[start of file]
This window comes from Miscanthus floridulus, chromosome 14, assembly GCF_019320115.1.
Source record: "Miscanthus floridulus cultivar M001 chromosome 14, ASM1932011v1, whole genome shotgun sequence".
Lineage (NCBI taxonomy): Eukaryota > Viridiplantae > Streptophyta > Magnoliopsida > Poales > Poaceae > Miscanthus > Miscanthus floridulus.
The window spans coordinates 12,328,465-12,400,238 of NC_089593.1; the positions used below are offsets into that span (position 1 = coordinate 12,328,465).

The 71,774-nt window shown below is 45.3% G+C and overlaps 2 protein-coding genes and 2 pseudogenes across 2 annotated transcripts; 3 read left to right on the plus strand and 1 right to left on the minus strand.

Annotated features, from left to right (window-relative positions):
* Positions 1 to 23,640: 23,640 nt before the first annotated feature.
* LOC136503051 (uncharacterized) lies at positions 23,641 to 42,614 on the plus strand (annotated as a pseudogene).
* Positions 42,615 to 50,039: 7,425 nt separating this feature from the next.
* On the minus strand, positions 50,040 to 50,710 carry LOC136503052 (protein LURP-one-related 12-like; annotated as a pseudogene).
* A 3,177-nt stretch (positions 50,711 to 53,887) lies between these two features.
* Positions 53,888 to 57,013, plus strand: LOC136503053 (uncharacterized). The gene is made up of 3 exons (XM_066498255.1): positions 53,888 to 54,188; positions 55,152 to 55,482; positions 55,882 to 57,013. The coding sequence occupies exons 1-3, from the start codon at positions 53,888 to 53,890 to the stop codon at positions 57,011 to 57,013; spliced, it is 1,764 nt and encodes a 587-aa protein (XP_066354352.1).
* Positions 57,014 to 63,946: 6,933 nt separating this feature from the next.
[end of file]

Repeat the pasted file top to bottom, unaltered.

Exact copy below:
This window comes from Miscanthus floridulus, chromosome 14, assembly GCF_019320115.1.
Source record: "Miscanthus floridulus cultivar M001 chromosome 14, ASM1932011v1, whole genome shotgun sequence".
Lineage (NCBI taxonomy): Eukaryota > Viridiplantae > Streptophyta > Magnoliopsida > Poales > Poaceae > Miscanthus > Miscanthus floridulus.
The window spans coordinates 12,328,465-12,400,238 of NC_089593.1; the positions used below are offsets into that span (position 1 = coordinate 12,328,465).

The 71,774-nt window shown below is 45.3% G+C and overlaps 2 protein-coding genes and 2 pseudogenes across 2 annotated transcripts; 3 read left to right on the plus strand and 1 right to left on the minus strand.

Annotated features, from left to right (window-relative positions):
* Positions 1 to 23,640: 23,640 nt before the first annotated feature.
* LOC136503051 (uncharacterized) lies at positions 23,641 to 42,614 on the plus strand (annotated as a pseudogene).
* Positions 42,615 to 50,039: 7,425 nt separating this feature from the next.
* On the minus strand, positions 50,040 to 50,710 carry LOC136503052 (protein LURP-one-related 12-like; annotated as a pseudogene).
* A 3,177-nt stretch (positions 50,711 to 53,887) lies between these two features.
* Positions 53,888 to 57,013, plus strand: LOC136503053 (uncharacterized). The gene is made up of 3 exons (XM_066498255.1): positions 53,888 to 54,188; positions 55,152 to 55,482; positions 55,882 to 57,013. The coding sequence occupies exons 1-3, from the start codon at positions 53,888 to 53,890 to the stop codon at positions 57,011 to 57,013; spliced, it is 1,764 nt and encodes a 587-aa protein (XP_066354352.1).
* Positions 57,014 to 63,946: 6,933 nt separating this feature from the next.